In this week’s edition, I want to share some information with you that relates to my travels to Chicago this week to attend a joint committee hearing of the House and Senate’s Human Services Committees. I am not a member of the Human Services committee, but specifically asked to be allowed to temporarily join the committee as a substitute because the issue being discussed is near and dear to Southern Illinois.
As many of you may know, during Pat Quinn’s administration, Illinois radically changed the course of our mental health policy to move away from using state run mental health facilities like the Warren G. Murray Center in Centralia in favor of a “group home” or CILA mentality. CILA stands for Community Integrated Living Arrangement.
|Rep. Bryant questions witnesses testifying before a joint committee
of the Illinois House and Senate’s Human Services Committee during
a meeting in Chicago on Wednesday.
CILA’s do have a place in the overall strategy to care for our most vulnerable citizens. It is incumbent upon all of us to make sure that the private contracting entities responsible for managing these types of housing arrangements are living up to their responsibility to provide top notch care for individuals with developmental disabilities in clean, safe environments.
Unfortunately, a lack of proper oversight and a lack of resources has led to some disturbing revelations made recently a series of articles written by the Chicago Tribune. The Tribune’s investigation identified 1,311 cases of documented harm since July 2011 and at least 42 deaths linked to abuse and neglect in group homes or their day programs over the last seven years.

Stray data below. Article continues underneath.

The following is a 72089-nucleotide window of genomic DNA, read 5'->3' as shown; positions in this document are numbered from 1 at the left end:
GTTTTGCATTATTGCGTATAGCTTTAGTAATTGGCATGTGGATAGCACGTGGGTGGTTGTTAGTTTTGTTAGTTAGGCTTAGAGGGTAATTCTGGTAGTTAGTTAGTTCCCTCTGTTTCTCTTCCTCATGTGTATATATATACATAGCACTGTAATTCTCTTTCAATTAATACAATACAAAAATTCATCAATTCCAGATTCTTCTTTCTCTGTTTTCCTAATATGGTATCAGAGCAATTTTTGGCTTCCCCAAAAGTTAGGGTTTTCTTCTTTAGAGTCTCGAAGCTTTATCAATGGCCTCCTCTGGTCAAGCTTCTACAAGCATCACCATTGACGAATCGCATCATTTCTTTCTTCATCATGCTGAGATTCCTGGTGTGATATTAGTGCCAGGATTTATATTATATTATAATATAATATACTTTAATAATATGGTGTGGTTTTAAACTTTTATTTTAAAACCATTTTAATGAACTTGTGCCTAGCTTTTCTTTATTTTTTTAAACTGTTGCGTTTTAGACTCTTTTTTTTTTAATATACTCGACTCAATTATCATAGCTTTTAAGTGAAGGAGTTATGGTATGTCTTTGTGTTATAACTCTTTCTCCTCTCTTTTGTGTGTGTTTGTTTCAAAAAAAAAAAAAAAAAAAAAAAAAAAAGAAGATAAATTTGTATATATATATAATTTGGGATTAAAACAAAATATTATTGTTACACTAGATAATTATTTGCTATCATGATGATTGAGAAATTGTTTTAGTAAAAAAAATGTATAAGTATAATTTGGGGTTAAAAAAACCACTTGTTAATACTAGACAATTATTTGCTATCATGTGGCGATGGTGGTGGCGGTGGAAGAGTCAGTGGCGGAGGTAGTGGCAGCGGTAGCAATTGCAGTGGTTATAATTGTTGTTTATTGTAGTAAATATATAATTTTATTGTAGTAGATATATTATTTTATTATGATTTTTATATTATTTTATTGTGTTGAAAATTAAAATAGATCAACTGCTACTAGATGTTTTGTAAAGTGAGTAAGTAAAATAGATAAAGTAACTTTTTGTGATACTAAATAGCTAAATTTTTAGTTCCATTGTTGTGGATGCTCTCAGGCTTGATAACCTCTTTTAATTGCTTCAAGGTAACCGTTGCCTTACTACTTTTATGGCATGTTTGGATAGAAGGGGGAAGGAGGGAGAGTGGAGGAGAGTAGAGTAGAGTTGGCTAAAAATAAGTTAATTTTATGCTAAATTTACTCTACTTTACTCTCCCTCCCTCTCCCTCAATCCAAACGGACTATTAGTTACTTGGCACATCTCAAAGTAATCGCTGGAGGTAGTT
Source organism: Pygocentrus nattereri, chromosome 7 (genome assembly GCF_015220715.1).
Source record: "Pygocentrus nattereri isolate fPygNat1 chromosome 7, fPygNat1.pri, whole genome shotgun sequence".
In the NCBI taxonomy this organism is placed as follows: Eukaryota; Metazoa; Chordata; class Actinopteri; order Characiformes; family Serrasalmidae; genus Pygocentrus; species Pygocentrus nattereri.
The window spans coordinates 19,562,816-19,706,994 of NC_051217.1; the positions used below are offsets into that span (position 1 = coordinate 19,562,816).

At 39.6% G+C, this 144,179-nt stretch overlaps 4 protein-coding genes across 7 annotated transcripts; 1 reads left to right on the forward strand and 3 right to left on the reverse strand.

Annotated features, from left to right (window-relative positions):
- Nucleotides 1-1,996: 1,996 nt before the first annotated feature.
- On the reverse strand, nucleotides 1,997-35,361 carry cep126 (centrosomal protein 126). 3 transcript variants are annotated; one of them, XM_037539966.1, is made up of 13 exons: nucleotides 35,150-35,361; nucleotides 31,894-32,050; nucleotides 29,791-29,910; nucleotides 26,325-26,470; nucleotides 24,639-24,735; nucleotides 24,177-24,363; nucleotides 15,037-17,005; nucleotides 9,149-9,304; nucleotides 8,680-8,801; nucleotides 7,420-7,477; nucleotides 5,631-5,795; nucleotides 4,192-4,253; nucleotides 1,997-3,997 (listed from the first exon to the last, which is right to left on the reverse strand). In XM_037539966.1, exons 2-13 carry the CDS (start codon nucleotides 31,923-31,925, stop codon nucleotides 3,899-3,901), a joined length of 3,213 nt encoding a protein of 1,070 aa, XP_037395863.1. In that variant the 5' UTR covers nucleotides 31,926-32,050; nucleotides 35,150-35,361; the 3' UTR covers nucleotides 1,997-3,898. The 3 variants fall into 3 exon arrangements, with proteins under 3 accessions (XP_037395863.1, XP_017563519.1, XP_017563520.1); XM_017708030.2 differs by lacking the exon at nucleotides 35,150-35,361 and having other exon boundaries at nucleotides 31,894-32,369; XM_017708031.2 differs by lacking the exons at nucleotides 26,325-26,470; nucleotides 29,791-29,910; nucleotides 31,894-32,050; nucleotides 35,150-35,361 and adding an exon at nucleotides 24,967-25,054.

A significant development occurred on Tuesday when a Cook County judge ordered Disability Services, a company that runs group homes in Illinois, to turn over 18 of its residents to the state due to the possibility of “irreparable harm” being done to the residents of their CILAs. You can read more about that decision by clicking here.
When Pat Quinn tried to close the state run Murray Center in Southern Illinois, many families were put in an immediate crisis situation. Despite having lived their entire lives at Murray Center, residents and their families faced the possibility of being moved into a CILA, causing interruption to life long-routines and the potential of being moved as far away as Chicago.
It is my long-held belief that Illinois needs to have places like the Murray Center available for families to bring their loved ones to get around the clock, specialized care and supervision that they need and deserve. We also must have a place for individuals that are mentally disturbed and unable to feed or care for themselves in any way. Our society should be judged on how we care for our most vulnerable citizens.
During the hearing on Thursday, one of the CILA’s administrators stated that he believed that Illinois should close 6 of its 7 state run mental health institutions. I found this to be completely unacceptable, especially when considering the revelations of 1311 cases of harm and 42 deaths in CILA’s over the last seven years. You can read the Chicago Tribune’s series called “Suffering in Secret” by clicking here.
In the coming weeks and months, I will continue to call on the Illinois Department of Human Services to do all that it can to implement a comprehensive strategy that protects places like Choate Mental Health Center in Anna and the Murray Center in Centralia so vulnerable citizens in Southern Illinois will have safe, reliable facilities to turn to.
I will keep you updated on further committee meetings on this topic.
My office in Mt. Vernon is staffed Monday through Friday and my office in Murphysboro is staffed Monday through Thursday, each from 8:30 to 4:30 PM. You can find me on Facebook to keep up with my travels throughout the district. You can email me directly at email@example.com or send me a message through the contact form on my website at www.repbryant.com
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